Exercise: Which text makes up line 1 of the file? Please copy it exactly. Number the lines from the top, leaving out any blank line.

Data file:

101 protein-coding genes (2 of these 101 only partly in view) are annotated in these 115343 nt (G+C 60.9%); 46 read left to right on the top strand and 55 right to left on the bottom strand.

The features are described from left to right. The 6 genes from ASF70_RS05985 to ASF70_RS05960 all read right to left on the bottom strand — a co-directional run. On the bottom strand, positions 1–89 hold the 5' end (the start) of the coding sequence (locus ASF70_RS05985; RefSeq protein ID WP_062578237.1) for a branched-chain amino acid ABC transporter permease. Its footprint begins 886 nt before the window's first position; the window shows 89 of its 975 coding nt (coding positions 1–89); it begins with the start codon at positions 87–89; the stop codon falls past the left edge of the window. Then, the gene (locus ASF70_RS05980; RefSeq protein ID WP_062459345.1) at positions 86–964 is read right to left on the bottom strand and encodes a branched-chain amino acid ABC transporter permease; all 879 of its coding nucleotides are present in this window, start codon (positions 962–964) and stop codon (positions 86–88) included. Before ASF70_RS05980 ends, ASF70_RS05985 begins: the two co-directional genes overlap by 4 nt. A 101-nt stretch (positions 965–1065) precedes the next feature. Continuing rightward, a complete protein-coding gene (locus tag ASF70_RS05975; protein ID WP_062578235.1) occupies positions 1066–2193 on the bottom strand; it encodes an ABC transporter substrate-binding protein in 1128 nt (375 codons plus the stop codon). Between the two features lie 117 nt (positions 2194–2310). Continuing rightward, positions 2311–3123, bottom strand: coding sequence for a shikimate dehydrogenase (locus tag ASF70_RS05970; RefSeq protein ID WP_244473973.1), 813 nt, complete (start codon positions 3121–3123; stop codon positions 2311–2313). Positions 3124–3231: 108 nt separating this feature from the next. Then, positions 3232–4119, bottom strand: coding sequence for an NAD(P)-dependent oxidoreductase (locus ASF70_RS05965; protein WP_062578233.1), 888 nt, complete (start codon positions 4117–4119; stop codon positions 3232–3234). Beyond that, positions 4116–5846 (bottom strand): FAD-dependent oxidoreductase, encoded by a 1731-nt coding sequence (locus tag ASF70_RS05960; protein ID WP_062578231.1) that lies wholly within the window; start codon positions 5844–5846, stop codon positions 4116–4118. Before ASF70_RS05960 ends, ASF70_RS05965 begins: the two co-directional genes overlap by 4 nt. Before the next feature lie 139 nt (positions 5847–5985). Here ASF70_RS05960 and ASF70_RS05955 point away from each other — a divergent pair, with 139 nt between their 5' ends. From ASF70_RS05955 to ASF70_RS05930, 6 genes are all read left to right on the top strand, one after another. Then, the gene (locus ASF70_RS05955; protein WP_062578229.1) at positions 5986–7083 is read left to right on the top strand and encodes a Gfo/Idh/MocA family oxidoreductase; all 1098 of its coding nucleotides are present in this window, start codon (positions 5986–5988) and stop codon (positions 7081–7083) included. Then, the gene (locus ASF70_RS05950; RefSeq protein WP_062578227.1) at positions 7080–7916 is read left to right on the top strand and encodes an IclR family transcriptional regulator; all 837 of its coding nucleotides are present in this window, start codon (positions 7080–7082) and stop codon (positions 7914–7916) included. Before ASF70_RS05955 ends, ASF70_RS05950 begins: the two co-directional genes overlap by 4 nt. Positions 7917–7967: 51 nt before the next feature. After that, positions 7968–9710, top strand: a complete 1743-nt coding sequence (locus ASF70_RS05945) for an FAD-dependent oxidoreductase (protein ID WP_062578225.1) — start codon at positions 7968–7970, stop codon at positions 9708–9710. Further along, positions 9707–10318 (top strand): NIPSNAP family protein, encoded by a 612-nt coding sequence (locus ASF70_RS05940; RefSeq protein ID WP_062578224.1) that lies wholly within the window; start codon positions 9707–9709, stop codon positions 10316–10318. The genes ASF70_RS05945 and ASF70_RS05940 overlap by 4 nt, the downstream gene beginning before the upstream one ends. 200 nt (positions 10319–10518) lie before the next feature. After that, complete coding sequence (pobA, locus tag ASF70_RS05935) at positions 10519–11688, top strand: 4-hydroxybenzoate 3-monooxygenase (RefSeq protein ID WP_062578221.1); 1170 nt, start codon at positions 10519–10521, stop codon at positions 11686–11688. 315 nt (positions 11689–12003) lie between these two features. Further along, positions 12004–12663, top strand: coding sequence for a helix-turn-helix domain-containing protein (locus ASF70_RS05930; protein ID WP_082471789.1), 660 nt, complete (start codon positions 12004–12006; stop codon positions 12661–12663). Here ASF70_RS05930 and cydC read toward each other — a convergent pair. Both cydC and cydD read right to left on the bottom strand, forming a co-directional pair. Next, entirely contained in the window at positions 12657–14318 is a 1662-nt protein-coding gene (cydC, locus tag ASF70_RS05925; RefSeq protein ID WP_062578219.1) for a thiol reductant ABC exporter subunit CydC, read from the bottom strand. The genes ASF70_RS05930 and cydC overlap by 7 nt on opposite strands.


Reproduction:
101 protein-coding genes (2 of these 101 only partly in view) are annotated in these 115343 nt (G+C 60.9%); 46 read left to right on the top strand and 55 right to left on the bottom strand.